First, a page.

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Zmiznutie Stephanie Mailerovej

3.87  ·  Rating details ·  11,402 ratings  ·  1,398 reviews
Pokojným prímorským mestečkom Orphea v štáte New York otriasla 30. júla 1994 hrôzostrašná udalosť - vražda primátora a jeho rodiny, ako aj náhodnej svedkyne zločinu, mladej bežkyne. Vyšetrovanie zločinu vedie štátna polícia. Schopní a ambiciózni vyšetrovatelia pomerne rýchlo vypátrajú vraha, za čo si vyslúžia uznanie nadriadených a dokonca vyznamenanie. Lenže po ...more
Hardcover, 528 pages
Published January 2019 by Vydavateľstvo SLOVART (first published March 7th 2018)
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Average rating 3.87  · 
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 ·  11,402 ratings  ·  1,398 reviews

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English review & book description! New book of Joel Dicker and I love his stories. It is weird, I've seen this book in German, French, Dutch and other languages but not in English. So, here's the outline: Title: the disappearance of Stephanie Mailer. Orphea is a quiet seatown in the Hamptons, a few hours drive from New York. A small and quiet town, not much happening, until on 30 July 1994 an aweful event happens: the killing of the mayor and his family in his home, as well as a jogging ...more
Jan 17, 2020 rated it liked it  ·  review of another edition
3-4 stars

This is a hard one to review as parts of this book are really good, parts are very slow and some sections go off on tangents that don’t add much to the storyline. The start is really good with a dramatic quadruple shooting in Orphea, a small sleepy town in The Hamptons in 1994. It’s the opening night of the Orphea theatre festival so attention is on that. This case is investigated by Jesse Rossenberg and Derek Scott of the State Police. They suspect local restaurant owner Ted Tennenbaum
Jun 26, 2018 rated it did not like it  ·  review of another edition
May 06, 2018 rated it it was ok  ·  review of another edition
I've finished «La Disparition de Stéphanie Mailer» by Joël Dicker 2 days ago. Overall, I enjoyed my time reading it, it made me want to read thrillers again! It’s a complex story with a lot of twists, suspense, and questions. I liked the flashbacks that gave us context and explanations for some events. Flashbacks bothered some reader but for me, it’s a win! I always enjoyed that kind of writing for a thriller! I can’t explain too much because I don’t want to spoil you, guys!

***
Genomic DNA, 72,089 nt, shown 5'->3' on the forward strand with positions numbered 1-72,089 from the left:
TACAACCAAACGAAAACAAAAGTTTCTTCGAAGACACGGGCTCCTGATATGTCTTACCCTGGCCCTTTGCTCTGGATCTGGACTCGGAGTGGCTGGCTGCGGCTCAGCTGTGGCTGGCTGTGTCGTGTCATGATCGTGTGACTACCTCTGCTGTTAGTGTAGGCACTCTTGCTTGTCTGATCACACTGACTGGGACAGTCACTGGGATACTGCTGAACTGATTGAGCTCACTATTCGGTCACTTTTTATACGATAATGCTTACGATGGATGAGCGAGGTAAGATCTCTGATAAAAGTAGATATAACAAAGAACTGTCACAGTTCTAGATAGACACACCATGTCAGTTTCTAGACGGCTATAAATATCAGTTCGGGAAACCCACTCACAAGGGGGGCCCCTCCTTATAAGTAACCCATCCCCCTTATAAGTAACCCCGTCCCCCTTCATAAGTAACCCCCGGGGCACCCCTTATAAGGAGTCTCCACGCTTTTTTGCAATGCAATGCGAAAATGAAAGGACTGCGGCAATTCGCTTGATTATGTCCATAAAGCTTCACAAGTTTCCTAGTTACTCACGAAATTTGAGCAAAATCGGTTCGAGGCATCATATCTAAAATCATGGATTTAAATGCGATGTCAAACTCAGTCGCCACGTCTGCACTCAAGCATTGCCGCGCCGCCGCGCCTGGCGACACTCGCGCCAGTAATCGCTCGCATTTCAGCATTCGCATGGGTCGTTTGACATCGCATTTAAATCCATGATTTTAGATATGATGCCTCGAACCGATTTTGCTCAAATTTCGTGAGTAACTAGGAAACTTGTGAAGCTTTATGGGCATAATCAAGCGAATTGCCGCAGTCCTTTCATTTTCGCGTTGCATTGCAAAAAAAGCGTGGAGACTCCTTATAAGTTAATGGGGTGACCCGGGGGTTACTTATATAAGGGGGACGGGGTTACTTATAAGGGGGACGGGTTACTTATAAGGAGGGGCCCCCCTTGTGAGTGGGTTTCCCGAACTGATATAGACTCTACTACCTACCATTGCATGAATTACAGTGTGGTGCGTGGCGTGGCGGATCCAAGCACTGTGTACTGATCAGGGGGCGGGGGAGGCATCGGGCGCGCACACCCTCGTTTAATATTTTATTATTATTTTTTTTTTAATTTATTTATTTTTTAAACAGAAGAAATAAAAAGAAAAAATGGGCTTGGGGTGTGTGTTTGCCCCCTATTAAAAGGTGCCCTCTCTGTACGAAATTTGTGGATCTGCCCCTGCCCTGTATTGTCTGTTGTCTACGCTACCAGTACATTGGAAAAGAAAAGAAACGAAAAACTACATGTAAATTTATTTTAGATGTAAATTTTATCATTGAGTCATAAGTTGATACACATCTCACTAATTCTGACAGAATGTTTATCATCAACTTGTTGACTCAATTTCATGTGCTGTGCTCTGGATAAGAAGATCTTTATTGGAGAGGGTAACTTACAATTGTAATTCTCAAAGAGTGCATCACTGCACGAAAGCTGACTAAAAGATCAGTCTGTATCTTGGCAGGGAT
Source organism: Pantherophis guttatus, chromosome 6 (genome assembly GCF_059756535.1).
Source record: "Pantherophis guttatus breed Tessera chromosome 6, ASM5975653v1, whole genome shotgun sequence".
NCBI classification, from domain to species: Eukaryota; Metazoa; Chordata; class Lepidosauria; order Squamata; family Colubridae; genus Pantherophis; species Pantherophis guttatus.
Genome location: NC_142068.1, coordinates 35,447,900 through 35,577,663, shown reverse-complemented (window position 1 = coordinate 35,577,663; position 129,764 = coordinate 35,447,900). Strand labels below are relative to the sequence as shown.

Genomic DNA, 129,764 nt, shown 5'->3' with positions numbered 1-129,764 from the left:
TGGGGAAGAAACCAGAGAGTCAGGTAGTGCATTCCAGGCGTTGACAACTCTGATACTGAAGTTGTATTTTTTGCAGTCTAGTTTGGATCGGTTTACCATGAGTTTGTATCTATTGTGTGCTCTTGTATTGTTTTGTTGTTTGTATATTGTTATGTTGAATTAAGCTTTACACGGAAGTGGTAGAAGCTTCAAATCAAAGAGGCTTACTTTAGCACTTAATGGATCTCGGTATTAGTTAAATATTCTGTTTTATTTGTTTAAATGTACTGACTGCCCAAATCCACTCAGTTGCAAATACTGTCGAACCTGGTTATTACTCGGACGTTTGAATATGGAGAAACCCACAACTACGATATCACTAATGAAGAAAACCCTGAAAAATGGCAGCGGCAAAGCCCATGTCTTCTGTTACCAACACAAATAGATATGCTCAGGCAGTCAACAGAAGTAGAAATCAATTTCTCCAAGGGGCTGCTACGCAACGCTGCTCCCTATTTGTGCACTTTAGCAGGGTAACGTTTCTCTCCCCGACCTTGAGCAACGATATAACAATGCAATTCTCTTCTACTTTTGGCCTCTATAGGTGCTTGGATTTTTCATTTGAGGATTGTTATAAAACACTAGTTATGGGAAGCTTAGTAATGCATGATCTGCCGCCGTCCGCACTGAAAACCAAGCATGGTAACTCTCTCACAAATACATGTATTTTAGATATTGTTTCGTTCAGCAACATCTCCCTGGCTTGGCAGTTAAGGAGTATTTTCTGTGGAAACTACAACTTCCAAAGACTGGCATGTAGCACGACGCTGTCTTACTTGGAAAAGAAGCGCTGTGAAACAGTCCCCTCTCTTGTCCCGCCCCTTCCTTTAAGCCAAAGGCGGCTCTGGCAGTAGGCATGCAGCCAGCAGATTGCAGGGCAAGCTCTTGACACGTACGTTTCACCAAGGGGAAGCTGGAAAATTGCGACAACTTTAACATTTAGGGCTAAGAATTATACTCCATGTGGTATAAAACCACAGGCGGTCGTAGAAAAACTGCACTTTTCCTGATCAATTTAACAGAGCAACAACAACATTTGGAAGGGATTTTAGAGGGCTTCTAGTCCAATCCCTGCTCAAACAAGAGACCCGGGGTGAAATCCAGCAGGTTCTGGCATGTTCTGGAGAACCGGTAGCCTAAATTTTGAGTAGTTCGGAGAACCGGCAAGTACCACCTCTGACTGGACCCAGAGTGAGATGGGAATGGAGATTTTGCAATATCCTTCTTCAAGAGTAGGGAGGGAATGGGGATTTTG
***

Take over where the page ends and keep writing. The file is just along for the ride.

The characters are
Martha Roca
Total deception. After Henry Quebert, that was one of my favourite books ever, I waited for something good. This book is bad. A pity. I expected more from Joel Dicker.
Tanja Berg
May 21, 2019 rated it really liked it  ·  review of another edition
Shelves: murder-mystery
The journalist Stephanie Mailer disappears after she has been asking about the 20-year old, resolved, massacre of a family and an innocent bystander. The family belonged to the mayor of Orphea. The police men who wrapped up the case have to consider whether their perpetrator wasn’t really the one.

This is an incredibly well plotted crime novel with a large cast of characters of which many get to share their point of view. There are subplots and detours galore. There are several timelines and for
Katerina Kondrenko
9 out of 10

A bit tired of writing & writer's motive is in this book too, it gets old, Mr. Dicker. But the story itself was complex and entangled enough to like. Lives, deaths, all that jazz. Four people were murdered 20 years ago. Four people will be murdered now. How? Why? Read it to know)
Jan 29, 2020 rated it it was amazing  ·  review of another edition
wow! it's 2:30 AM, and I couldnt sleep till I finished the book!!
Master Edition Strasbourg
As someone who was familiar with Dicker's work, having already read two of his novels including "La Vérité sur l'Affaire Harry Quebert", I was expecting his last novel with quite high hopes. I was unfortunately very disappointed by the plot. I can assure you that, if you have already read "la vérité sur l'affaire Harry Quebert", reading "La disparition de Stéphanie Mayer" is completely useless. The storyline is almost the same and the storytelling process, the story being told through two ...more
Linda (un)Conventional Bookworms
3.5 stars
I read the French (original) version of this book, and I have enjoyed past books by Dicker more than this one.
There were more than one character that didn't really bring anything to the story, it's as if they were there just to try to complicate the plot - and that really wasn't necessary.
I was also surprised by some time-line mistakes - on the same page, first there was Monday, June 23rd, and then later, it was Monday, June 26th, for example.
The overall story was good, though, and the
Jul 06, 2018 rated it really liked it  ·  review of another edition
Shelves: thriller

Okay so, where do I start? This book was huge. It was great, even if some things disturbed me. So, let's divide this review in two parts.